As Bitcoin’s total hashrate continued to recover, cryptocurrency miners may soon be hit with another increased mining difficulty tonight.

The Bitcoin mining difficulty level is expected to increase by over 3% for the next adjustment, according to data from recorded on Tuesday afternoon Hong Kong time.

The upcoming adjustment follows four increases after four consecutive declines since May when China intensified its clampdown on the sector.

The last difficulty adjustment, made on Sept. 8, saw the difficulty increase 4.54% to 18.42 trillion at block height 699,552, following the Aug. 25 increase of 13.24%, the data showed.

Bitcoin mining difficulty is a measure of how hard a miner would have to work to verify transactions on the block, or “dig out” Bitcoins. The difficulty level undergoes an adjustment every 2,016 blocks, which usually takes about two weeks.

Such mining difficulty adjustments are highly correlated to the changes in mining hashrate, which refers to the level of computing power required to mine. The more difficult to mine Bitcoin, the less profitable for miners.

When the hashrate increases, the mining difficulty typically follows. That said, the expected mining difficulty increase could be largely due to a recovering hashrate.

The total Bitcoin hashrate has been steadily recovering since July 3, as suggested by data from The total hashrate had been nose-diving from mid-May, plunging from 180.67 million terahashes per second — an all-time high — to 84.79 million on July 3, the lowest since September 2019, according to the data.

On Monday, the hashrate reading was at 139.54 million TH/s.

Growing demand

The hashrate increases suggest many miners are plugging back online as they settle outside of China, following an exodus triggered by the country’s crackdown on crypto mining.

That has boosted the orders for mining rig makers. For example, in the second quarter of this year, Chinese crypto mining rig maker Canaan Inc. reported a 507.3% year-on-year growth in total net revenues and a 168.6% quarter-on-quarter increase, according to the company’s second-quarter report.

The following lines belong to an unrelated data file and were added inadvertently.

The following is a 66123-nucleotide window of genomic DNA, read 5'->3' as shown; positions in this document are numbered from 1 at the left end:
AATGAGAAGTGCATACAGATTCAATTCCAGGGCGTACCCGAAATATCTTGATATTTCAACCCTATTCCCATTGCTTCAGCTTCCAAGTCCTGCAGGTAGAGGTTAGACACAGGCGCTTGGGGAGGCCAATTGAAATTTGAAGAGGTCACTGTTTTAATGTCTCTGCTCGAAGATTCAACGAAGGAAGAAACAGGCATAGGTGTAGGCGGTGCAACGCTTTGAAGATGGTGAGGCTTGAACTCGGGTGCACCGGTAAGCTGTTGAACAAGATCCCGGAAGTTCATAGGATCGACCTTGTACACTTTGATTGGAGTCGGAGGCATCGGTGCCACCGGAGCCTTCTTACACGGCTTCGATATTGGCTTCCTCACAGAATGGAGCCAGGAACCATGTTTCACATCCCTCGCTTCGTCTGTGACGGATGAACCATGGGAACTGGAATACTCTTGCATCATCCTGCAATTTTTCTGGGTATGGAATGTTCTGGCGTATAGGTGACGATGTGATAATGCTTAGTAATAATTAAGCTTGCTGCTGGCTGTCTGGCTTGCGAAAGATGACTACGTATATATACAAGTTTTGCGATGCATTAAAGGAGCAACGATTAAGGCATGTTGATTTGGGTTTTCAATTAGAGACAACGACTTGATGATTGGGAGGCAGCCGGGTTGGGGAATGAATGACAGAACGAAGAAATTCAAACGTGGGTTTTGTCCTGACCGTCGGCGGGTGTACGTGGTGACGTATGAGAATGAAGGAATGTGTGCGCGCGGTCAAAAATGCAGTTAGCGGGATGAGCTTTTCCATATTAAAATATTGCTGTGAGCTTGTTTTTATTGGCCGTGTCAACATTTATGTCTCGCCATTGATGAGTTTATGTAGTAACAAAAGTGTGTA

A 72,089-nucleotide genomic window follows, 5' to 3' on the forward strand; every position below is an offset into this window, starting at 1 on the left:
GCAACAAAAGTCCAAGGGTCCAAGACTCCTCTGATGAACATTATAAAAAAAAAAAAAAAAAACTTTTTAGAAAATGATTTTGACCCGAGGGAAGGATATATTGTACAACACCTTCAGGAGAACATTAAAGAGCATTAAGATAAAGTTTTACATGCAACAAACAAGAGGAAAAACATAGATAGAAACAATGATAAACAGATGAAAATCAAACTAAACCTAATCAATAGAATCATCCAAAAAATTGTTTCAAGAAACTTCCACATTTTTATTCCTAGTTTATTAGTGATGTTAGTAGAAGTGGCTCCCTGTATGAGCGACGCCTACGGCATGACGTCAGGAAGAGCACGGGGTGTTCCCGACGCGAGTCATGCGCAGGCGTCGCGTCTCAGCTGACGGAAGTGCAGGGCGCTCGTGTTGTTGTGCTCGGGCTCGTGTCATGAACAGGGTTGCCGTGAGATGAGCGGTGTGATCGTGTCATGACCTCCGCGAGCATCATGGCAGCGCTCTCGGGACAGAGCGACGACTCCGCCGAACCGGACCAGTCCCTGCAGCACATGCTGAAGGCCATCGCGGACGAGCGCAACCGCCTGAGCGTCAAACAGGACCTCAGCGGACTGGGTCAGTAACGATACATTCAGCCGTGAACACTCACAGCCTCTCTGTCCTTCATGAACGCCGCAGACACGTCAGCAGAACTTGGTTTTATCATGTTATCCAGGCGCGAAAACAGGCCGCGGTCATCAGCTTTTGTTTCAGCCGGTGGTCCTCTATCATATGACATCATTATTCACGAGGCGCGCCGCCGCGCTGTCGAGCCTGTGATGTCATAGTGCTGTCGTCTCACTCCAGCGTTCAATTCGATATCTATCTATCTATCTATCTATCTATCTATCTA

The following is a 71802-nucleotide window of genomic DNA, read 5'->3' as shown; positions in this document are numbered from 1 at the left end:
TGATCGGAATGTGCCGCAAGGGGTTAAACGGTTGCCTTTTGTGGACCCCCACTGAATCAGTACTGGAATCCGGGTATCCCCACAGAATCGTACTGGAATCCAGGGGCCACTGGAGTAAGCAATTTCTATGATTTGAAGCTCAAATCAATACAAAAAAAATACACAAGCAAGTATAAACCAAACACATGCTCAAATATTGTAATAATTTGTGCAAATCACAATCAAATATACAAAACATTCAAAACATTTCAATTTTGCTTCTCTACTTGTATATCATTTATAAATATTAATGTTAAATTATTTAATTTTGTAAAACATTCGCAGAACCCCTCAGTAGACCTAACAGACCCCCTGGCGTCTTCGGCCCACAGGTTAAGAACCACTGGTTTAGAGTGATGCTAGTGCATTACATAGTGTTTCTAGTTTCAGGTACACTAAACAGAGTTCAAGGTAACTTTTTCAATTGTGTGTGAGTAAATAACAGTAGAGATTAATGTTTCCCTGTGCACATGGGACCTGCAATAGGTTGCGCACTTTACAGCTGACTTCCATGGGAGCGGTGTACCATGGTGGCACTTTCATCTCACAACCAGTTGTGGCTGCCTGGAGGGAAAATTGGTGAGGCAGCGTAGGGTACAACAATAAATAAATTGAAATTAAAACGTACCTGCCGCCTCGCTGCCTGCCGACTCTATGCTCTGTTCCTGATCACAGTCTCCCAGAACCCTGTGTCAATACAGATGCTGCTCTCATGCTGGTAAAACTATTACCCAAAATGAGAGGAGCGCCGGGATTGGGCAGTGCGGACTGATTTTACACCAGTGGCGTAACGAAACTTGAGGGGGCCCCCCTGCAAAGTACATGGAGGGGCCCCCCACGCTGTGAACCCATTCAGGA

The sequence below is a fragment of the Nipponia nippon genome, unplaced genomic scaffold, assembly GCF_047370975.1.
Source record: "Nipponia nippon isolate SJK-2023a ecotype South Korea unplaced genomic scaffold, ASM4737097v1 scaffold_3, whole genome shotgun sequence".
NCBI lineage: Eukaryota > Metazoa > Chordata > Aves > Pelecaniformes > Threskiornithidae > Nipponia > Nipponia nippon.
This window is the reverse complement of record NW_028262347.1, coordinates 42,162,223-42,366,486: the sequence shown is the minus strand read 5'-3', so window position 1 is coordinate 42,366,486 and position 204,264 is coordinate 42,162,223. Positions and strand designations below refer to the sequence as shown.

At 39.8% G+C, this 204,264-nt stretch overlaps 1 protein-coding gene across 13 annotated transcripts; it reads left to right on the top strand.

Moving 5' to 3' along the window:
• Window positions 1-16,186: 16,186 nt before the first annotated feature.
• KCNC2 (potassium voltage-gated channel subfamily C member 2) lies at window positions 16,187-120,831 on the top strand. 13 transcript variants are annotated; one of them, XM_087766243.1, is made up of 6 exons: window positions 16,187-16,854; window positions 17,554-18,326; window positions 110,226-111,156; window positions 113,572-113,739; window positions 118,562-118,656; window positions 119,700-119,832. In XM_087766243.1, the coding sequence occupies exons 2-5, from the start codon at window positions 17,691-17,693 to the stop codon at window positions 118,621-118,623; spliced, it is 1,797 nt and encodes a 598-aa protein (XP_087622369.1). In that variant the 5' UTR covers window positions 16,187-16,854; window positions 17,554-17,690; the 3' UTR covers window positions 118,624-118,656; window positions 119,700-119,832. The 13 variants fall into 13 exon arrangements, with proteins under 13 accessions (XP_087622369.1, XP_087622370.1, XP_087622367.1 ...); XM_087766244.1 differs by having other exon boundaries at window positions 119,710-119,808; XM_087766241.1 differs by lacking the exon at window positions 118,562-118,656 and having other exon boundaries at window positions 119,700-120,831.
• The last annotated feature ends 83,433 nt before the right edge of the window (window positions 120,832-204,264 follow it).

The robust revenue growth was “mainly due to the substantial increase in total computing power sold,” Nasdaq-listed Canaan said.

The cryptocurrency mining space continues to see demand for mining machines. Genesis Digital Assets, one of the world’s earliest Bitcoin mining companies, recently signed a deal with Canaan for 20,000 mining rigs, with the option to purchase up to 180,000 additional mining machines.

Last month, Mawson Infrastructure Group, an Australian crypto mining company, said it had purchased an additional 17,352 ASIC Bitcoin mining machines from Canaan to bolster its mining operations on its home turf and in the U.S. HIVE Blockchain Technologies, a Vancouver-headquartered crypto mining company, has also bought thousands of machines from Canaan.

Meanwhile, Canaan’s major rival Bitmain, another major Chinese crypto mining rig maker, is no slouch when it comes to securing new deals.

For example, New York-based Greenidge Generation Holdings Inc. said last week it was buying 10,000 Bitcoin mining machines from Bitmain for its upcoming facility in South Carolina, according to a company statement.

Continued hold-down

Meanwhile, China has shown no sign of slowing down its clampdown. The Inner Mongolia region — once a thriving cryptocurrency mining hub that has enacted a series of measures to rein in the sector — has been tightening its crackdown by hiring a contractor to monitor and ferret out mining operations.

Last week, authorities in North China’s Hebei province also issued a notice to crack down on cryptocurrency mining and trading activities, saying that crypto mining consumes huge amount of energy and the wide use of cryptocurrencies could “severely impact the development of the economy and the society and directly threatening national security.”

Earlier this month, authorities in Lanzhou, the capital city of Northwest China’s Gansu province, worked with the local branch of State Grid to investigate crypto mining activities, according to a report from Yinda Media Group, a publication operated by a unit of State Grid.

Some countries in western and central Asia are also actively busting illegal crypto mining activities. Kyrgyzstan recently spotted over 500 crypto mining farms that were illegally connected to power grids, leading to power shortages, local media outlet reported Saturday, citing a release from the State Committee for National Security of Kyrgyzstan.

Iran has also closed down thousands of unauthorized mining facilities, according to local media reports.